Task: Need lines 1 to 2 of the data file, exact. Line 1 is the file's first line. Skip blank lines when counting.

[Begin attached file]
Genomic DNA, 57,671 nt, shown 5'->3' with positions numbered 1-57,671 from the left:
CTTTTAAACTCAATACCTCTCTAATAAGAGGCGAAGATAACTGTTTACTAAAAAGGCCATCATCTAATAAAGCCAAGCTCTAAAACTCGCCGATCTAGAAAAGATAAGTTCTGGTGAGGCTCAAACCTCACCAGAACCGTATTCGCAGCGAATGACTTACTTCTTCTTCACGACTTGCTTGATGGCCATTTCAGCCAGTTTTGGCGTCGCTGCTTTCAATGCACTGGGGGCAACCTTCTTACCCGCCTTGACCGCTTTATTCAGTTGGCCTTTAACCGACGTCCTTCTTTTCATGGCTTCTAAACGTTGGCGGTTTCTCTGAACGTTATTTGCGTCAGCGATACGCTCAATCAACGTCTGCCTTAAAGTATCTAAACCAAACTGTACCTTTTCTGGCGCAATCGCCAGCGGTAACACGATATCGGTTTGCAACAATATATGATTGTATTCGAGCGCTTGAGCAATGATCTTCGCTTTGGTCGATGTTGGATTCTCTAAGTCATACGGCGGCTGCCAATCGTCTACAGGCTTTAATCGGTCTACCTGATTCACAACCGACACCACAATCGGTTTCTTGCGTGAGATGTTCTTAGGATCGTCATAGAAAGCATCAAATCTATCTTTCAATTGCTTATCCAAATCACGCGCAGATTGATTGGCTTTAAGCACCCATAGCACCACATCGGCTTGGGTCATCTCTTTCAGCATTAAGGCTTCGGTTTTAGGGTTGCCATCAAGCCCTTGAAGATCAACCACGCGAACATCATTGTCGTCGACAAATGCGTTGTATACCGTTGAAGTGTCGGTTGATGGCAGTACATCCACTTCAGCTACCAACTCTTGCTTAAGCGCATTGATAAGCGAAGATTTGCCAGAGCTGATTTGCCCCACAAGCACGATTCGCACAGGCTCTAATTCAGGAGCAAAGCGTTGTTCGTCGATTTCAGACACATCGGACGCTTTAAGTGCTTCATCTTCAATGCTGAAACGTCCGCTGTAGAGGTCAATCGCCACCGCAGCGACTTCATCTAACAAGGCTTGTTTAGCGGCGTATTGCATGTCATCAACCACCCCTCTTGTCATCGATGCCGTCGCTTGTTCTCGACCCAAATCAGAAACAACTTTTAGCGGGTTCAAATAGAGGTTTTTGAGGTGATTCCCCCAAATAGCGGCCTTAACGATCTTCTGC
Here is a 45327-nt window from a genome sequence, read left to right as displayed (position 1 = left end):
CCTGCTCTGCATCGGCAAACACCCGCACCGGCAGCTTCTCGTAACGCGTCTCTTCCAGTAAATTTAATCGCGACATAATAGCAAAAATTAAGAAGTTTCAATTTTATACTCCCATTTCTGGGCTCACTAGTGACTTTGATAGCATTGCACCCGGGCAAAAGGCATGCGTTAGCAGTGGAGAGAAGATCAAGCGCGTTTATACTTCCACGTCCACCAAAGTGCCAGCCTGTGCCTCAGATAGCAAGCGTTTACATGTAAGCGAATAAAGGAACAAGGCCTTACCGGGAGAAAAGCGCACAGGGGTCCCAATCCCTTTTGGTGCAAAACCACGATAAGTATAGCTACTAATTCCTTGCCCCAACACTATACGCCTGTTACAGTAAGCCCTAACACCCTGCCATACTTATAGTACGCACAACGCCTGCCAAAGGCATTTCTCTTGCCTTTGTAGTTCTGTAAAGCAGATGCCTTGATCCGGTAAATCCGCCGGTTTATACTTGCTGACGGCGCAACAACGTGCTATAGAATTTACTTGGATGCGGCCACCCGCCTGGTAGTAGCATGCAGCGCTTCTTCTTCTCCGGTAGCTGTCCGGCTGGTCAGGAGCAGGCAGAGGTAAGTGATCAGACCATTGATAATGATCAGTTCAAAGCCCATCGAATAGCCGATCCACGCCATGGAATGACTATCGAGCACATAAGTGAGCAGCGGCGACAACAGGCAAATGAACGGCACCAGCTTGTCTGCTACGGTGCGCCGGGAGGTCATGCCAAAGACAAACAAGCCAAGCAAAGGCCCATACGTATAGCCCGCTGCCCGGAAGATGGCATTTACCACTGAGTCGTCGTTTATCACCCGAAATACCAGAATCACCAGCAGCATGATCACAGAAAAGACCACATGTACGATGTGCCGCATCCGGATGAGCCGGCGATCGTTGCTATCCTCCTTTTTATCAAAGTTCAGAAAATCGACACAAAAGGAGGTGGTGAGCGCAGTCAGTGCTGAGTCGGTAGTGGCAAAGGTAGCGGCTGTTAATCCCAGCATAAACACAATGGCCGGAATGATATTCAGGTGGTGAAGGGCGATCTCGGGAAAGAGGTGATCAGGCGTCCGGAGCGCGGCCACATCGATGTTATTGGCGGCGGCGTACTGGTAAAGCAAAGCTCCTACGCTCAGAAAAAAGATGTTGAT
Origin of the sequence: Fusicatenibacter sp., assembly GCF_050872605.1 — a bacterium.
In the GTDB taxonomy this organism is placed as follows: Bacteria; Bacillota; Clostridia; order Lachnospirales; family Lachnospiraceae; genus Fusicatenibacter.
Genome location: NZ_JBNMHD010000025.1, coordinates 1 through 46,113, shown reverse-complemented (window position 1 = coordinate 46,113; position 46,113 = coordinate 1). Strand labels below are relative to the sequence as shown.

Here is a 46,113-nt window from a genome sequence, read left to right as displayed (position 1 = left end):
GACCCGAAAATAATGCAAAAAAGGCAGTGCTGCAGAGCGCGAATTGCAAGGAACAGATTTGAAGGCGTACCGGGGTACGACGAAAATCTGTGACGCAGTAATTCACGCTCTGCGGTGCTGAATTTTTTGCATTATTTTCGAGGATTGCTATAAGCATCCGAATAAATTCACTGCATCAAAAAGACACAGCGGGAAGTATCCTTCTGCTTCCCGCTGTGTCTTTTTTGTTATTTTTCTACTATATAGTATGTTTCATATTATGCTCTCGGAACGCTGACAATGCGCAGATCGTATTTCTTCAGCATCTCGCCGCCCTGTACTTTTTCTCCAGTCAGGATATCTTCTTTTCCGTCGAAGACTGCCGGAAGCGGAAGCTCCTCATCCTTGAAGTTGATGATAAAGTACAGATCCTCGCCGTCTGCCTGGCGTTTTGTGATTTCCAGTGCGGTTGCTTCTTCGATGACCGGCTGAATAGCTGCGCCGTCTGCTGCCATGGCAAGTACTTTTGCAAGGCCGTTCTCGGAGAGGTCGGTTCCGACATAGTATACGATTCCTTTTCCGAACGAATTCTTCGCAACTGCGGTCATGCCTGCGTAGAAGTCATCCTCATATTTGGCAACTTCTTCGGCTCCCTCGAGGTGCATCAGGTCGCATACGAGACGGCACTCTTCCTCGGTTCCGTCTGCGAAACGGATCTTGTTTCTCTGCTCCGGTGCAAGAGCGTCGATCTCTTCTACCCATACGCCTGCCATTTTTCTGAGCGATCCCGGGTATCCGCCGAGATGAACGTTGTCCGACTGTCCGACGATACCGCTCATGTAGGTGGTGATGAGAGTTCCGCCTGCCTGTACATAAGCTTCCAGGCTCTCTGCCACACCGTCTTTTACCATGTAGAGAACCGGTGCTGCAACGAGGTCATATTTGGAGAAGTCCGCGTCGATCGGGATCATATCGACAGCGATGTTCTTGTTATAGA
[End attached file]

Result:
Genomic DNA, 57,671 nt, shown 5'->3' with positions numbered 1-57,671 from the left:
CTTTTAAACTCAATACCTCTCTAATAAGAGGCGAAGATAACTGTTTACTAAAAAGGCCATCATCTAATAAAGCCAAGCTCTAAAACTCGCCGATCTAGAAAAGATAAGTTCTGGTGAGGCTCAAACCTCACCAGAACCGTATTCGCAGCGAATGACTTACTTCTTCTTCACGACTTGCTTGATGGCCATTTCAGCCAGTTTTGGCGTCGCTGCTTTCAATGCACTGGGGGCAACCTTCTTACCCGCCTTGACCGCTTTATTCAGTTGGCCTTTAACCGACGTCCTTCTTTTCATGGCTTCTAAACGTTGGCGGTTTCTCTGAACGTTATTTGCGTCAGCGATACGCTCAATCAACGTCTGCCTTAAAGTATCTAAACCAAACTGTACCTTTTCTGGCGCAATCGCCAGCGGTAACACGATATCGGTTTGCAACAATATATGATTGTATTCGAGCGCTTGAGCAATGATCTTCGCTTTGGTCGATGTTGGATTCTCTAAGTCATACGGCGGCTGCCAATCGTCTACAGGCTTTAATCGGTCTACCTGATTCACAACCGACACCACAATCGGTTTCTTGCGTGAGATGTTCTTAGGATCGTCATAGAAAGCATCAAATCTATCTTTCAATTGCTTATCCAAATCACGCGCAGATTGATTGGCTTTAAGCACCCATAGCACCACATCGGCTTGGGTCATCTCTTTCAGCATTAAGGCTTCGGTTTTAGGGTTGCCATCAAGCCCTTGAAGATCAACCACGCGAACATCATTGTCGTCGACAAATGCGTTGTATACCGTTGAAGTGTCGGTTGATGGCAGTACATCCACTTCAGCTACCAACTCTTGCTTAAGCGCATTGATAAGCGAAGATTTGCCAGAGCTGATTTGCCCCACAAGCACGATTCGCACAGGCTCTAATTCAGGAGCAAAGCGTTGTTCGTCGATTTCAGACACATCGGACGCTTTAAGTGCTTCATCTTCAATGCTGAAACGTCCGCTGTAGAGGTCAATCGCCACCGCAGCGACTTCATCTAACAAGGCTTGTTTAGCGGCGTATTGCATGTCATCAACCACCCCTCTTGTCATCGATGCCGTCGCTTGTTCTCGACCCAAATCAGAAACAACTTTTAGCGGGTTCAAATAGAGGTTTTTGAGGTGATTCCCCCAAATAGCGGCCTTAACGATCTTCTGC